“Our main objection is to the so-called 'window' portion of the bill, which would open up an opportunity to bring lawsuits for claims that were previously time-barred, where the statute of limitations has run out long ago,” Poust told CNA on Dec. 16.
“Someone could come forward and say they were abused by a priest, or Boy Scout counselor, in 1960. That priest or counselor is long-dead, and there's no record of any abuse. But the person could claim abuse and bring a lawsuit, under that bill. We think that's fundamentally unjust.”
Markey's February 2011 bill is drawing renewed attention due to the sex abuse scandals in the Syracuse and Penn State college sports programs.
Along with its one-year “window” for claims to be filed stretching back indefinitely in the past, it would also extend the statute of limitations in child sex abuse prosecutions, and the corresponding time limit on civil lawsuits.
The New York Catholic Conference, which represents the state's bishops, maintains that the indefinite retroactive lawsuit window – reviving, for one year, any claim previously considered too old to act on – should not be applied to any institution, religious or otherwise.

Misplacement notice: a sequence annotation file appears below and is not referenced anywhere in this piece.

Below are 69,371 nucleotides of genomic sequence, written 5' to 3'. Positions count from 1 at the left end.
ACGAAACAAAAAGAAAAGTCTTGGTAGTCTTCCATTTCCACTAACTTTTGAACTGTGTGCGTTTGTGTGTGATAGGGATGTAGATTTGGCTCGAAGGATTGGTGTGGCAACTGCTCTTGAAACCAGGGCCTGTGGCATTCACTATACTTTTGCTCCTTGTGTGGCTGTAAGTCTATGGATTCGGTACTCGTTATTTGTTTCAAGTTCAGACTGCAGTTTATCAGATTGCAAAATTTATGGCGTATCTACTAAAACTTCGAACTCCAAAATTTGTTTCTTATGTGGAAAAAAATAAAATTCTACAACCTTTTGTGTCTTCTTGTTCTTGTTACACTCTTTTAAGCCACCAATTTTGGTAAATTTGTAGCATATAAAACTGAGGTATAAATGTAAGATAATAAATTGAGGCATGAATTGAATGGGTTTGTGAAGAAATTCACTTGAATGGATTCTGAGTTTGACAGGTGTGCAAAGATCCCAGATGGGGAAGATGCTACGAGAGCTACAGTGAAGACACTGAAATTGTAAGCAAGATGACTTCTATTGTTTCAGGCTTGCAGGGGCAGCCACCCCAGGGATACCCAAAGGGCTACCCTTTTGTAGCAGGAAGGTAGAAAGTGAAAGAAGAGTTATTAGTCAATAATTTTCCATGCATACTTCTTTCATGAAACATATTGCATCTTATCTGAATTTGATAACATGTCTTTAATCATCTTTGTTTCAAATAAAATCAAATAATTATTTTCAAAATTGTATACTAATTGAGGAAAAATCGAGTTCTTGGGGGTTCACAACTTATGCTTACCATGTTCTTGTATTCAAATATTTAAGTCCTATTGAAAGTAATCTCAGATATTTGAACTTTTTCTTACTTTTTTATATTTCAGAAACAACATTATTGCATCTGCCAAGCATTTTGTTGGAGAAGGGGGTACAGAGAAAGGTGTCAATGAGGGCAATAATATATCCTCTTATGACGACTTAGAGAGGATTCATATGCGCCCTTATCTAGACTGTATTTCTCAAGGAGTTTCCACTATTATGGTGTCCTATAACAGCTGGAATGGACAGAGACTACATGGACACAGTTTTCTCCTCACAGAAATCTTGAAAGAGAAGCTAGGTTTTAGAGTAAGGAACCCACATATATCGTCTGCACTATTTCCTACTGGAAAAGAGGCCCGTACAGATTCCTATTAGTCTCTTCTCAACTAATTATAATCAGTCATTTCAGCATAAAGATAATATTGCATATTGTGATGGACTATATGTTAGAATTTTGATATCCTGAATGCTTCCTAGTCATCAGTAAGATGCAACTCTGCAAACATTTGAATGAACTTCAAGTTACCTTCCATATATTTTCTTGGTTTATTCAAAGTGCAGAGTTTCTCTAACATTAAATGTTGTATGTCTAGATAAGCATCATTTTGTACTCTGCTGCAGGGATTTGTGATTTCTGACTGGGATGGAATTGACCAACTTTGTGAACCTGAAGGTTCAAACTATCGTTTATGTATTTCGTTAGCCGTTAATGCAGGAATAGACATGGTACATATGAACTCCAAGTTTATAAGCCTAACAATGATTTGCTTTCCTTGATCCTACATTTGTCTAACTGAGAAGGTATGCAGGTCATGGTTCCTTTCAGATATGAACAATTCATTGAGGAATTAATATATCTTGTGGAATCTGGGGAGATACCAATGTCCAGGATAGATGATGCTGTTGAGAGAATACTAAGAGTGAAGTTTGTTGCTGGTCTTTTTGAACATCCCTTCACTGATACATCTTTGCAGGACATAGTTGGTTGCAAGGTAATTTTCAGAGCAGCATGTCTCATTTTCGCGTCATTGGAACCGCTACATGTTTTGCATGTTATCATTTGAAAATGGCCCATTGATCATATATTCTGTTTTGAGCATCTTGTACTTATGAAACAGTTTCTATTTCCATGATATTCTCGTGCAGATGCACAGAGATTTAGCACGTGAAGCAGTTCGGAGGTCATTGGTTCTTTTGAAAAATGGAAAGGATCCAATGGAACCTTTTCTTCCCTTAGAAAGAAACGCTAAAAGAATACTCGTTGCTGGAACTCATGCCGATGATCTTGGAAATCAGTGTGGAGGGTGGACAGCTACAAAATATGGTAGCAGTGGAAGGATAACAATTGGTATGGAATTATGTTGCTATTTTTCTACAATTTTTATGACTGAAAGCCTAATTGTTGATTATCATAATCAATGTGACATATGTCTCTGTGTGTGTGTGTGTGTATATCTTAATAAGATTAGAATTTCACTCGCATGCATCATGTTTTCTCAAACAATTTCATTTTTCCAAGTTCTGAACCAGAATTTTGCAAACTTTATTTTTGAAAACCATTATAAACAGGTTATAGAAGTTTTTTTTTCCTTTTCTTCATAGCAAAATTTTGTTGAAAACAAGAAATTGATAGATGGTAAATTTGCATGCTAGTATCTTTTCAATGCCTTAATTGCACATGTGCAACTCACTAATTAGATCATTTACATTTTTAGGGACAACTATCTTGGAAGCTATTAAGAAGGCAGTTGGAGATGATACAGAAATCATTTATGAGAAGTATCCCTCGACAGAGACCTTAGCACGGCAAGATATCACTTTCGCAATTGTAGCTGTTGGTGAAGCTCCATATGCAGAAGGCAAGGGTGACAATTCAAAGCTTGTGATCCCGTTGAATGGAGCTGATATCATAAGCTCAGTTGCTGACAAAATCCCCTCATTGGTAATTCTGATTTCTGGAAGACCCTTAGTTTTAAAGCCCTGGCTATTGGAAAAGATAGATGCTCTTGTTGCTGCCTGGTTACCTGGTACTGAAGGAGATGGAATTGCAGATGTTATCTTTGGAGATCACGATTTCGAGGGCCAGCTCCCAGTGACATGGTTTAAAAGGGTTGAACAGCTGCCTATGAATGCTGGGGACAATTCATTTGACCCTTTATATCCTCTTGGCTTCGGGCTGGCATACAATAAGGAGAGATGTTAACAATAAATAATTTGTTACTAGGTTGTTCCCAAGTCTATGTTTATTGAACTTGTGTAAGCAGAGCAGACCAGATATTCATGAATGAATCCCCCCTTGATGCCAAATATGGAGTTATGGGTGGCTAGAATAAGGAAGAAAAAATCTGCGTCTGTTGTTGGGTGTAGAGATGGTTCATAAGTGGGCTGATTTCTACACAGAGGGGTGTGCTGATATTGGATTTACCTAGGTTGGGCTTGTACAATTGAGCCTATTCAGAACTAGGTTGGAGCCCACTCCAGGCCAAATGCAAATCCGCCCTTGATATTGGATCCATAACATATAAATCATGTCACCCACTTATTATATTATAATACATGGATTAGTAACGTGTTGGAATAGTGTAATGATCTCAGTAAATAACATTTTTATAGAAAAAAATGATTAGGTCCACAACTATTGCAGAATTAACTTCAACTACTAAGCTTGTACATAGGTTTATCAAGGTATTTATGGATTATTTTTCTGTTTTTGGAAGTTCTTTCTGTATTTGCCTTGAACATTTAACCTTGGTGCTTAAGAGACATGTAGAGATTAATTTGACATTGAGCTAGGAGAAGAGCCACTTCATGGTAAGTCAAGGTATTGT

But it would support the changes in how newer cases are handled, if they applied equally to public and private institutions.
At present, New York state law imposes a five-year statute of limitations for civil claims, and many criminal prosecutions, involving child sex abuse. The time period begins either when the alleged victim turns 18, or when authorities receive a report of the incident, depending on which occurs first.
If Markey's bill passes, many lawsuits and prosecutions could be initiated up to five years later than that, a standard Poust says is fair in itself.
But a different, much more limited rule would still apply to lawsuits against public institutions.
“The state gives itself a bit of a 'pass,' and makes it tougher to sue itself. In New York, within 90 days of the offense you have to file something called a 'notice of claims' with the court, saying you intend to sue.”
“If you don't file that in a timely manner – within three months – then you can never bring a lawsuit against a state institution.”
A previous version of Markey's bill would have changed this, extending the time period for child sex abuse allegations to be brought against both public and private institutions. The present version, however, does not do so.
“The current bill would not impact public institutions, like public schools or juvenile justice facilities,” Poust pointed out. “It creates two classes of victims, depending on where the abuse occurred. That's just not good public policy.”